Tagaytay, Philippines — Women religious from throughout Asia began to gather here over the weekend as the nation -- and wider world -- was awakening to the vast devastation caused by Typhoon Haiyan.
The typhoon, with winds closing in on 200 miles per hour and causing waves more than a story high, ripped through the central section of this nation on Friday, causing widespread destruction, displacement, and some 10,000 deaths.
The toll is likely to mount as communications with cut off regions are re-established. Thousands of people are missing in the ruins of towns and villages on many of this nation’s 4,500 islands. The typhoon overwhelmed the country's ramshackle infrastructure, turning the provincial capital of Tacloban into a flattened sea of splintered wood and curled metal roofing.
Some of the 80 women meeting here come from the very areas hit hardest by the storm, one of the largest, if not the largest, ever recorded in this section of the world.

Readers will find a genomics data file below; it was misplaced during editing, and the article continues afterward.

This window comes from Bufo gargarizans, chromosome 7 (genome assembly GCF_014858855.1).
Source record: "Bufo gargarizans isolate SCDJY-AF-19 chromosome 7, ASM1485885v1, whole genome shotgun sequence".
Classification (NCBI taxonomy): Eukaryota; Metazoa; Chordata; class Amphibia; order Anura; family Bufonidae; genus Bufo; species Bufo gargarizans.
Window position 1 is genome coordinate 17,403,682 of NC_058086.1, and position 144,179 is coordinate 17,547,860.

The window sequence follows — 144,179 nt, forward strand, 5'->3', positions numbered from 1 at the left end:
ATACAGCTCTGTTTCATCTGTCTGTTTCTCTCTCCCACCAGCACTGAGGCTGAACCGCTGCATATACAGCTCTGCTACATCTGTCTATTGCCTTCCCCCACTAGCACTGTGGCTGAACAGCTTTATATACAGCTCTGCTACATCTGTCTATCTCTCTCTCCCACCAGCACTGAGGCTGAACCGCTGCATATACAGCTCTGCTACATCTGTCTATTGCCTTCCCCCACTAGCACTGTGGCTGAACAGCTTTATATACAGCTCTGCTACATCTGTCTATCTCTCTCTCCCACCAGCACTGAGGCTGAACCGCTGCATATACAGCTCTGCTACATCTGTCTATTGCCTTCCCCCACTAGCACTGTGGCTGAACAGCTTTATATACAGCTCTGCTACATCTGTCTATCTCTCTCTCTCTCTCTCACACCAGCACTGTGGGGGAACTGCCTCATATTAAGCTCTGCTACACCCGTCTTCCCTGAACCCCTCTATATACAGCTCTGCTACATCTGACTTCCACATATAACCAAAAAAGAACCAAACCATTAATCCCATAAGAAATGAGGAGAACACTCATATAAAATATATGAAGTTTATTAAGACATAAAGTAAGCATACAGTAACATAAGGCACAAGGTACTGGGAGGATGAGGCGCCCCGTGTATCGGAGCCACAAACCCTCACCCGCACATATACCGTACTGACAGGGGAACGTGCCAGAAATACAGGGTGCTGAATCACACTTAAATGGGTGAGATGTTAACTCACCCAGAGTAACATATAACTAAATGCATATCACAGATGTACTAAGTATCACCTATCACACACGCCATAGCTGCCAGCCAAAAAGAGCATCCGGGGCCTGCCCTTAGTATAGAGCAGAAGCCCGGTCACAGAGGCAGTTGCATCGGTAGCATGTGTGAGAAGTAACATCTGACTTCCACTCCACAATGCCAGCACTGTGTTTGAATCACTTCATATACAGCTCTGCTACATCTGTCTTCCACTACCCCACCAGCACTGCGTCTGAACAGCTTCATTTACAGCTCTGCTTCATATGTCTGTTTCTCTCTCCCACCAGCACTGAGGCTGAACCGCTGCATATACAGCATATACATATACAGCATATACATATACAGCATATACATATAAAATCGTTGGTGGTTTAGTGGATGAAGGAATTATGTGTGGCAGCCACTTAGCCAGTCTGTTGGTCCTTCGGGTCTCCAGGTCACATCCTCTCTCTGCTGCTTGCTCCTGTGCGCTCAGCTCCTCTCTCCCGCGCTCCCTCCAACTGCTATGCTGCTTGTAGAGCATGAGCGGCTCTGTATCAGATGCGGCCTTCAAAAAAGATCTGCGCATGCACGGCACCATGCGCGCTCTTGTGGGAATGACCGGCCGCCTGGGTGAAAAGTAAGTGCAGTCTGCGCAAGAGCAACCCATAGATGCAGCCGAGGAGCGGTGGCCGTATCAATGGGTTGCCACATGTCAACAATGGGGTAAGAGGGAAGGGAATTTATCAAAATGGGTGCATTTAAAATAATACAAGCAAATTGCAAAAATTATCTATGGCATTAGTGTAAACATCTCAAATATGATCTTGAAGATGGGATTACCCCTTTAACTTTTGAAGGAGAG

The theme of this gathering deals with mysticism and prophecy and informal discussions quickly focused on issues of the environment and the need to speak out on behalf of the people of the Philippines, especially the victims. Some of the women here live in towns and work with families who have been victimized by the storm.
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The group plans to send a strong statement to climate officials meeting in Russia to discuss climate change, urging environmental safeguards.
In the eyes of many of the women here, there is little doubt environmental factors are involved in the devastation. Several reported to the group that black sand mining along the coasts of some Philippine islands has eroded critical safety barriers. Black sand is a valued ingredient in the computer industry and is a controversial Philippines export.
One woman religious reported that a Japanese freighter carrying sand overturned in the storm near a central Philippines island. This could not be independently confirmed.
Meanwhile, Cardinal Luis Antonio Tagle, archbishop of Manila, opened the conference with greetings, prayers and a Eucharist.
The gathering is taking place in a retreat center two hours south of Manila by car. The women meet every three or four years on the banner of AMOR, "Asia-Oceania meeting of Religious." Here they share stories, challenges and concerns common to the women.
This is the 16th time the group has met since the early 1970s.
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